This disappearance feels uncomfortably familiar, reminding Olivia and her father of another loss years before. But this will be different, Olivia swears. Charlie's coming back.

John Ballard is a PI with a condition. One in a million born with a sensitivity. He absorbs the memories of whatever or whoever he touches, whether he wants to or not.  He's an outcast - one that's useful to the cops - but it makes for an isolated life.
Called in to consult on a gruesome and inexplicably artistic murder, it's clear that only someone with his gift can hope to solve it... But absorbing the memories of the body is going to send John's life spiralling out of control.
He'll cross every line. He'll betray everyone who trusts him. Because he doesn't just want to find the killer - he needs to find her - as the only thing that's clear about the woman behind the crime is that she's a sensitive too. 
And the more he learns about this mysterious woman that shares his gift,the more he's convinced he's in love with her, and will do whatever it takes to keep the police off her scent...

Welcome to Bettendorf. At first glance, it seems like a typical Midwestern town, but take a closer look and you might be surprised.
High schooler Jack Davies sees the darkness coming; he lives with it. Cold voices call out from the closet door; dead hands reach up from under his bed. Although he doesn't know it, Jack wields a great power.
Now, a smooth-talking preacher has come to town promising freedom and redemption for all who follow his words. But like Jack, this preacher has a secret. Those who heed his call find themselves pawns in his plan to awaken an ancient evil, long ago imprisoned in the dank caves of Devils Glen Park.
With the help of a widowed police officer, a babysitter, and a mysterious spirit called Ava, Jack must find the truth about his hidden power in time to battle the dark forces that have descended upon his town. If he fails, our world will be cast into darkness forever.

After surviving life as a POW for 6 months in Afghanistan, the thirty-three-year-old Highlander forsook his medical and military career in favor of running his family’s internationally renowned art gallery in London, The Blue Dot. When he meets Laetitia Galen, a powerful and sizzling attraction ignites between them.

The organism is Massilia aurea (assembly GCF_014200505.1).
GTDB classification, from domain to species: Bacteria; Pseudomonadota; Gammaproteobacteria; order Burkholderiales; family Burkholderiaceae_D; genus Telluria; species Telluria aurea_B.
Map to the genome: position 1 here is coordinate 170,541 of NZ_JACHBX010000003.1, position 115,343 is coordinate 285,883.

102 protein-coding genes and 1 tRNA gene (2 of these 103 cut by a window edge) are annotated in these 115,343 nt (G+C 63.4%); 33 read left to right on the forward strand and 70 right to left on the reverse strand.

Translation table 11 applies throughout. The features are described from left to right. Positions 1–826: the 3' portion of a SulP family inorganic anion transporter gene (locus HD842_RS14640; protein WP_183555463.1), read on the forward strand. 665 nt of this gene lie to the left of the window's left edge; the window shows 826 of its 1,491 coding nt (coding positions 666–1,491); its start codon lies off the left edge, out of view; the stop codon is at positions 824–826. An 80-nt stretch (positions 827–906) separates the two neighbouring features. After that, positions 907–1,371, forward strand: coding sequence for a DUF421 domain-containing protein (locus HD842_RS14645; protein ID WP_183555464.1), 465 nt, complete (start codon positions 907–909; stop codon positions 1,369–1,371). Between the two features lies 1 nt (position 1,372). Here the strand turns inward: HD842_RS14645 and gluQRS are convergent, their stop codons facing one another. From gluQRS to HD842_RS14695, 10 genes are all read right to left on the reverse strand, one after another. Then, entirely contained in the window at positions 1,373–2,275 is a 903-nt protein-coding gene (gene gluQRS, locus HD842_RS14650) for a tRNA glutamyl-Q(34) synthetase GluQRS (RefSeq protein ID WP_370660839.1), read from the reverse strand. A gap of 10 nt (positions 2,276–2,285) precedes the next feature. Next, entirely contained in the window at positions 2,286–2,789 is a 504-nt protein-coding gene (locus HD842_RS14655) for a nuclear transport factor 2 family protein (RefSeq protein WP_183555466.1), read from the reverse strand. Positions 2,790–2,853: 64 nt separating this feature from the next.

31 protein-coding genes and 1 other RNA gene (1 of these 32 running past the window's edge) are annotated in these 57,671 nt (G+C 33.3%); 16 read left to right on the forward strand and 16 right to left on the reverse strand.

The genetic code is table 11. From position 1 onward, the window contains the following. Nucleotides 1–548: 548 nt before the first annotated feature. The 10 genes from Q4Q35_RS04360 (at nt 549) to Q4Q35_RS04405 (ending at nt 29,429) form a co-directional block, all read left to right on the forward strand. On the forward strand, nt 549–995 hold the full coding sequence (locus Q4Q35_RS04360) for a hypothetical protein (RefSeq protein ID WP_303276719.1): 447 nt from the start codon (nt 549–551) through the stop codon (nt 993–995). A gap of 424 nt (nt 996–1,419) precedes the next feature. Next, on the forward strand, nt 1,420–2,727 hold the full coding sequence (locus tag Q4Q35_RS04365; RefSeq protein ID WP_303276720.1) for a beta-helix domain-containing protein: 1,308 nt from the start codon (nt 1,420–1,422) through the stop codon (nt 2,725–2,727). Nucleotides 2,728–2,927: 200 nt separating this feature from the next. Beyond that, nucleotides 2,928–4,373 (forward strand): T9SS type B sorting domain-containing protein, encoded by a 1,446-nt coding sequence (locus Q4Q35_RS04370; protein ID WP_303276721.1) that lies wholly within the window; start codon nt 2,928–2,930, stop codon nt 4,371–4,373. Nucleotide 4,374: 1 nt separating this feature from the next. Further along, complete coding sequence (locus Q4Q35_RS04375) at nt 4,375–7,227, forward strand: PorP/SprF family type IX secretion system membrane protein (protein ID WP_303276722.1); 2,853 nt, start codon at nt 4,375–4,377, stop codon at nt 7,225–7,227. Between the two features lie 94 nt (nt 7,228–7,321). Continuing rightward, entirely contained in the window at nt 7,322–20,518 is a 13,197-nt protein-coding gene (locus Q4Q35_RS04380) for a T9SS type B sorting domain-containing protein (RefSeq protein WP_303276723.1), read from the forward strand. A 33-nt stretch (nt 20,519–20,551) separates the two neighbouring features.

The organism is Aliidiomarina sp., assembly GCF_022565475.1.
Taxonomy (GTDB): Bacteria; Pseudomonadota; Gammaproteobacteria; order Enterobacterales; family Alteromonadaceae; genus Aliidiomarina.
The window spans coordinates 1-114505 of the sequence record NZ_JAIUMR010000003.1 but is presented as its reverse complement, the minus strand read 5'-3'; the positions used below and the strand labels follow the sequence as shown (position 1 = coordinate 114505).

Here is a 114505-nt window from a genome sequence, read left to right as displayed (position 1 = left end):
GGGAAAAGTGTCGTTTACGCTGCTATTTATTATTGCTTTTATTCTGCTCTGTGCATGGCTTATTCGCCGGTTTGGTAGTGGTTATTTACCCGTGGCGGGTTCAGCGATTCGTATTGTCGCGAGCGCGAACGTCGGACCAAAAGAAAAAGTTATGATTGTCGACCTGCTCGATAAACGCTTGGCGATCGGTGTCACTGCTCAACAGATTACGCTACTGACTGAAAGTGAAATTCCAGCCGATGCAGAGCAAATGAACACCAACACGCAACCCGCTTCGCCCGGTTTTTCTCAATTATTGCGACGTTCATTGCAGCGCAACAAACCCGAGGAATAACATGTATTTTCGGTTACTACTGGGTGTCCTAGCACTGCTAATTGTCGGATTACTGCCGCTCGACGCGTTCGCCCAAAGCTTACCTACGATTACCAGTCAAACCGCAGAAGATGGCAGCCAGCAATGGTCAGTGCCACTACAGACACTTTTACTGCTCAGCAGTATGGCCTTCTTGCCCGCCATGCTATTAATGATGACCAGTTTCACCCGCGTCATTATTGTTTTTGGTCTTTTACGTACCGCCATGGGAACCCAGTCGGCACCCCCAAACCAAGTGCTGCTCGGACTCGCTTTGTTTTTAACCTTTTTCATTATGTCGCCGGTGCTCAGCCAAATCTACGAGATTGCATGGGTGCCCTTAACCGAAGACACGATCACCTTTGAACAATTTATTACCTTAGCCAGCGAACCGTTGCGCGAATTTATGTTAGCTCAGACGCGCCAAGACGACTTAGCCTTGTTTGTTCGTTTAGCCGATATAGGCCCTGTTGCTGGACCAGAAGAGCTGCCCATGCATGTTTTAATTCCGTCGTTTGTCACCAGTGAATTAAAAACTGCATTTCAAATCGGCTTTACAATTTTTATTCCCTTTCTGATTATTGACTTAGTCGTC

Laetitia fled hell on earth when she was sixteen. Now she works as a well-paid housekeeper in a remote country manor in Warwickshire and sells her paintings in an obscure gallery. To preserve her new life and hard-earned peace, she resists Tavish and The Blue Dot's offer of an exclusive contract. 
Laetitia becomes Tavish’s obsession—Tavish is Laetitia’s unattainable dream. Meanwhile, a man with a burning grudge plots his long-awaited revenge. He could destroy them all over again.

Macey's first day in the college employee relations department ends with a knife at her throat. 
Macey is certain things can't get any worse. She's wrong. An angry employee vows to put her on an online hit list. When he turns up dead, she's a suspect--and on the hit list. 
To keep her secrets and her life, Macey partners with two unexpected allies who cause her pulse to race with steamy attraction--and exasperating annoyance. Vince, a handsome, driven lawman, digs up more than just clues to the brutal murder. Brett, a fun-loving pathologist with a deadly sense of humor, drives everyone crazy with his fart machine-will travel. Macey's supersized black cat Wikket, possessing courage, curiosity, and crankiness in equal portions, assists in his own grumpy, feline fashion, golden eyes open and claws extended.   

Psychological thriller
Everyone agreed Evelyn Marsh wouldn't hurt a fly, but they didn't count on a mother's ferocity, nor the fury of a woman scorned. Written in  the spirit of Patricia Highsmith (Strangers  on a Train; The Talented Mr. Ripley), Evelyn Marsh begins with the provocative statement that "Evelyn's first murder was an accident." The rest of the book exists to explain the implication embedded in that first line. A psychological character study, it's a why-done-it and how-done-it, instead of a who-done-it.